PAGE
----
Utah blood supply catching up with demand



    Utah blood donations are finally meeting Utah’s demand, though FDA requirements make it difficult for hospitals and other health organizations to do blood drives.

    Other states have had to supply Utah with blood since May 1997 in order to compensate for the deficit.

    Constant regional blood drives and two Red Cross bloodmobiles cover all of Utah as well as parts of Wyoming and Utah said Jennifer Loris, a donor service specialist for the American Red Cross.

    Intermountain Health Care was the other large provider of blood in Utah.

    Loris said IHC was having troubles with the Food and Drug Administration and decided to drop blood drives. This made the Red Cross the primary blood supplier in Utah.

    “Ever since May of last year when the Red Cross became the primary supplier of blood,” Loris said, “Utah has been behind.”

    Most Utah hospitals and health organizations no longer do blood drives because of the burden of compliance with FDA standards, Loris said. Only Columbia Hospitals and the University of Utah continue to provide their own blood.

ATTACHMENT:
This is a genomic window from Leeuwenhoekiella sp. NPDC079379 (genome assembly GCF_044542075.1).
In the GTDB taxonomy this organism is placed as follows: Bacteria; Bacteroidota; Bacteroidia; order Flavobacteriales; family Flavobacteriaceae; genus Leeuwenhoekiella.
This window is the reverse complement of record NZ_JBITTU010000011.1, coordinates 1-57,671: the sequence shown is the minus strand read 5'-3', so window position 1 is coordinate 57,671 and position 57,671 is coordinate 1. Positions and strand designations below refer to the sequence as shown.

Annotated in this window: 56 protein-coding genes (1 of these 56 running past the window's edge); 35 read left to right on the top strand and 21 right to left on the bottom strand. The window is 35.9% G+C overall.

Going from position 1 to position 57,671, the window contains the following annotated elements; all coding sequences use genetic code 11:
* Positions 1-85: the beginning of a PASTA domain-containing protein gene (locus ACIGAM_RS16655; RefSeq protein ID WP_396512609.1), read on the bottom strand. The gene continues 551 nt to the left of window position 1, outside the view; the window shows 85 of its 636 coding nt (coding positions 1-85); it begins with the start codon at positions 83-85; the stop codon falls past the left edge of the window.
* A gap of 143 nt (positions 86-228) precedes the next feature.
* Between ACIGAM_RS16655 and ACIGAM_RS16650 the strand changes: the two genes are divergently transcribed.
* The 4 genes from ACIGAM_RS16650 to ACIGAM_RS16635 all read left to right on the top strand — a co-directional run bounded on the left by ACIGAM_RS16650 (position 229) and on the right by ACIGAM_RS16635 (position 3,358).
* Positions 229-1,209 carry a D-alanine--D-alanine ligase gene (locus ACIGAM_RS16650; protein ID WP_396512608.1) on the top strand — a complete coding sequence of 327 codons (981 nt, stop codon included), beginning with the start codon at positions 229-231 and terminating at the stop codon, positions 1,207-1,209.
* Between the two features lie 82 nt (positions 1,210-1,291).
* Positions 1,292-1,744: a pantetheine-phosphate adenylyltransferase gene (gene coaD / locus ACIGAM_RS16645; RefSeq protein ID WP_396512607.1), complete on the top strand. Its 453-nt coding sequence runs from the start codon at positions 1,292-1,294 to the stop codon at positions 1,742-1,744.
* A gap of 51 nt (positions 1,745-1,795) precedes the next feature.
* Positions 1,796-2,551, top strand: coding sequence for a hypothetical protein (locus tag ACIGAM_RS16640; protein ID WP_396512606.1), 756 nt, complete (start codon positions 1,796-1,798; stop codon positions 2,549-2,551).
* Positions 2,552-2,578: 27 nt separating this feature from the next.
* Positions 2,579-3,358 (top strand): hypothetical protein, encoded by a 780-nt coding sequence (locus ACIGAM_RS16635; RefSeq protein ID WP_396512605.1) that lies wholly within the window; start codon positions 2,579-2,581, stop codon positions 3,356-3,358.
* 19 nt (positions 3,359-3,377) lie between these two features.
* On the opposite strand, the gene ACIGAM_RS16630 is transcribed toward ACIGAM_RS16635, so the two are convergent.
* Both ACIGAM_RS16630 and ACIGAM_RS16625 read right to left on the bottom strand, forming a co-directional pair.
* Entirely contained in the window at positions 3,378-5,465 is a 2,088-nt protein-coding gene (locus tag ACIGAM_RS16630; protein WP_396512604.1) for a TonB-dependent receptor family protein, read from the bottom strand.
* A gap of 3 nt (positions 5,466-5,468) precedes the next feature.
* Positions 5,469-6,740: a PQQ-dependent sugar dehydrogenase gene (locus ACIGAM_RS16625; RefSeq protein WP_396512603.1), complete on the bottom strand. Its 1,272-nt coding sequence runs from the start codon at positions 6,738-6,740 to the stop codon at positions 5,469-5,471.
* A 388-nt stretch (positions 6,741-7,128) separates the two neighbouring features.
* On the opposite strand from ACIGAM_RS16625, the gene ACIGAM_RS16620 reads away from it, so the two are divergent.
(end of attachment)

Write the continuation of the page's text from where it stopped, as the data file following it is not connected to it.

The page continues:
The Utah Valley Regional Medical Center works in conjunction with IHC. It no longer has independent blood drives. John Linebaugh, administrative director of laboratories at Utah Valley Regional Medical Center, said they enjoyed having their own blood drives.

    Linebaugh said he is pleased with the arrangement with the Red Cross. “We’re the customer,” he said, “we recieve 100 percent of our blood from the Red Cross.” Linebaugh said, “The only way for us to get blood is through the Red Cross.”

    Though the blood is donated by Utah citizens, the hospitals still pay the Red Cross for it. Loris said the fees cover the costs of testing and processing. FDA regulations require rigorous testing for blood carried diseases such as HIV, hepatitis and syphilis.

    The Red Cross may charge hospitals for the blood, but they are a non-profit organization. “We are actually in the red,” Loris said.

    300 units of blood are required daily in Utah said Loris. One unit is equivalent to the amount of blood each person donates.

    Travelling bloodmobiles are key to Utah’s success in gathering blood said Loris. The two refrigerated busses are constantly moving throughout Utah.

    Amy Bird, a blood donator, said, “It’s a great idea because I don’t always have time.” She said she saw the bloodmobile in the supermarket parking lot and stopped.

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